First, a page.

1. Please check and comment entries here.
Table of Contents

    Topic review

    Functional Near-Infrared Spectroscopy

    View times: 244
    Submitted by:


    Sensor-level human brain activity is studied during real and imaginary motor execution using functional near-infrared spectroscopy (fNIRS). Blood oxygenation and deoxygenation spatial dynamics exhibit pronounced hemispheric lateralization when performing motor tasks with the left and right hands. This fact allowed us to reveal biomarkers of hemodynamical response of the motor cortex on the motor execution, and use them for designing a sensing method for classification of the type of movement. The recognition accuracy of real movements is close to 100%, while the classification accuracy of imaginary movements is lower but quite high (at the level of 90%). The advantage of the proposed method is its ability to classify real and imaginary movements with sufficiently high efficiency without the need for recalculating parameters. The proposed system can serve as a sensor of motor activity to be used for neurorehabilitation after severe brain injuries, including traumas and strokes.

    1. Introduction

    From the viewpoint of nonlinear dynamics, brain is a very complex dynamical system, containing around 86 billion neurons [1]. The neurons are connected by synapses, thus forming a complex network with nodes and links represented respectively by neurons and synapses. Specific features of time-spatial activity of the neural network in the brain cortex and cooperative dynamics of different brain areas (e.g., event-related synchronization/desynchronization) on a sensor level provide important information about the current state of the nervous system and cognitive brain ability [2]. Particular brain states are associated with motor brain activity during either real or imaginary movement.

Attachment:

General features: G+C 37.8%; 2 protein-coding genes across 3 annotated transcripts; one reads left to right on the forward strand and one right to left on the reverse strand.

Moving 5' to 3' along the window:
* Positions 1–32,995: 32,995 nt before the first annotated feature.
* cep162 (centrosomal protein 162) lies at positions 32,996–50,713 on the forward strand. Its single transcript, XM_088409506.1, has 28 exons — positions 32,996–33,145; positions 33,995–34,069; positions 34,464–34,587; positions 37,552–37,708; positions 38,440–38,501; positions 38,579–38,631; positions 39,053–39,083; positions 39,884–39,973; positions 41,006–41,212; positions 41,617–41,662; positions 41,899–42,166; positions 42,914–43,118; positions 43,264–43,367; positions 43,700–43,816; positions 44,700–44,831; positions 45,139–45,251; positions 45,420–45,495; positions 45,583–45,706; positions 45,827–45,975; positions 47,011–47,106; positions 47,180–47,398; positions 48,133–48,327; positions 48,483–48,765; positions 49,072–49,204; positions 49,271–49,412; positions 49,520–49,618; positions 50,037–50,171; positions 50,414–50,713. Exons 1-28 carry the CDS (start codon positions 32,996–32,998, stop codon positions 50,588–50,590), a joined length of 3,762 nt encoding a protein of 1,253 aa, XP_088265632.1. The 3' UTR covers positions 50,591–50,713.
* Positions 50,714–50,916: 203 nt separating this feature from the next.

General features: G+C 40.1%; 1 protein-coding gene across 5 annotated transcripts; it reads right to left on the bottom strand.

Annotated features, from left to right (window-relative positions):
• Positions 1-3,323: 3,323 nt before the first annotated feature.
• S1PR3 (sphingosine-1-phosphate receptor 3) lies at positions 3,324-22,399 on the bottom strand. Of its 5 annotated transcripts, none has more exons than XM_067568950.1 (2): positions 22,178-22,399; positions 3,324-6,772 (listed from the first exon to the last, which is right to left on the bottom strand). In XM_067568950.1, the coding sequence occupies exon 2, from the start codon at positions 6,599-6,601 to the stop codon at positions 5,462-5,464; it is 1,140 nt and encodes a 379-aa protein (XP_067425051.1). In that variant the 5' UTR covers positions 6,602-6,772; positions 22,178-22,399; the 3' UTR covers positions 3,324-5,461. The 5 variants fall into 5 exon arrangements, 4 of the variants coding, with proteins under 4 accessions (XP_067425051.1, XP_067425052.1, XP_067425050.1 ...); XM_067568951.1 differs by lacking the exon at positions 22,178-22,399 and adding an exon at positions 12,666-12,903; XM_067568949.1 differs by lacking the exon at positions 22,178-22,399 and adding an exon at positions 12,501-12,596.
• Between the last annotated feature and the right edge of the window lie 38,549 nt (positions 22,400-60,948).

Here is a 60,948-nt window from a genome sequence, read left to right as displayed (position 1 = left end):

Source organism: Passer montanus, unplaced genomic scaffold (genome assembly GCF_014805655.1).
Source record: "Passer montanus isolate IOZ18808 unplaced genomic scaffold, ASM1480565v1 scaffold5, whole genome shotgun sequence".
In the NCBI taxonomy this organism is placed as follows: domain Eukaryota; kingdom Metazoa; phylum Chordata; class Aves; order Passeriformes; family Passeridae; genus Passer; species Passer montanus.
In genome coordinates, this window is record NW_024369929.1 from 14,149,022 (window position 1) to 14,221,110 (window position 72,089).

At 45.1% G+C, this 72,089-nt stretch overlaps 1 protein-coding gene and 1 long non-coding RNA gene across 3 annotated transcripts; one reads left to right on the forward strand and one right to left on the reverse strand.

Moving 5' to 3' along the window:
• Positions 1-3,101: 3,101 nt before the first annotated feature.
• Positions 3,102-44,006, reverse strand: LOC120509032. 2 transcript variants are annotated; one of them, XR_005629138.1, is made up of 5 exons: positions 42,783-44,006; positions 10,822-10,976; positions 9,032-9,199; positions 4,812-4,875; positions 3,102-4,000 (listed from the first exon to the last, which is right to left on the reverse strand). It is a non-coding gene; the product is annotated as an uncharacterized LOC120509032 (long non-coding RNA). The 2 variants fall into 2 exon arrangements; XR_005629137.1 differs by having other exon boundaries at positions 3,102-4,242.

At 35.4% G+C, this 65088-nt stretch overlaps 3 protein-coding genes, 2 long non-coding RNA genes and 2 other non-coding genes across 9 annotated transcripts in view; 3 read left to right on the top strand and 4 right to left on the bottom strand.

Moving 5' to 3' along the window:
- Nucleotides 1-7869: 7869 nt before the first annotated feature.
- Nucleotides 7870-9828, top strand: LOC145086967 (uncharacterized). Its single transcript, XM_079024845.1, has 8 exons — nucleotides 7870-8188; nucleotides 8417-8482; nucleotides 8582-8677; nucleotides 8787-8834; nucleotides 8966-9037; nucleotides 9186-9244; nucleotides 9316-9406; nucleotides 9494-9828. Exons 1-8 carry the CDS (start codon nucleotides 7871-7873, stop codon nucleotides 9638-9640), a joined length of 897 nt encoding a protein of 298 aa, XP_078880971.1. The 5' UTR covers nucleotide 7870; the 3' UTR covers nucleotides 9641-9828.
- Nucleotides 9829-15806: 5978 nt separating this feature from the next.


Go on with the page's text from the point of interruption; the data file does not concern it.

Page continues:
Revealing specific features of spatial brain cortex activity related to real motions and motor imagery of different limbs can be essential not only for basic research in neuroscience, but also for applications in medicine to improve the quality of life of post-traumatic and post-stroke patients using brain-computer interfaces (BCI) for rehabilitation [3][4][5] or to control prostheses and exoskeletons [6]. One of the important BCI functions is online detection of specific features of electromagnetic brain activity using electroencephalography (EEG) or magnetoencephalography (MEG), and transformation of certain patterns into control commands to perform specific actions in the environment without the need of “classical” methods of human–machine interaction.

    Apart from EEG and MEG, other methods are also used to acquire information about brain states. In particular, functional near-infrared spectroscopy (fNIRS) [7][8] is a powerful tool of noninvasive optical imaging successfully used in BCI for registration of brain activity and control command formation [9][10]. Control commands for this kind of BCI should not be affected by any muscular activity [11]. Therefore, a study of brain states related to motor imagery is very important for designing such BCI [12][13]. Motor imagery is a mental process by which a person rehearses or simulates a given action with no real motor activity. Some researchers treat motor imagery as a conscious application of unconscious preparation for real motor activity [14]. A number of studies have highlighted common features for real and imaginary motor activity [15][16][17]. One of the common features, important for the BCI development, is that the cortical layout in the primary motor cortex M1 is quite similar between motor execution and motor imagery.

    2. Participants

    Twelve healthy volunteers (age: 22–38 years, gender: 7 men and 5 women), right-handed, amateur practitioners of physical exercises, non-smokers participated in the experiment. None of the subjects had diagnosed diseases of the musculoskeletal system and neurological diseases and did not take medications. Every participant was asked to maintain a healthy lifestyle with 8-hours night rest for 48 h before starting the experiment.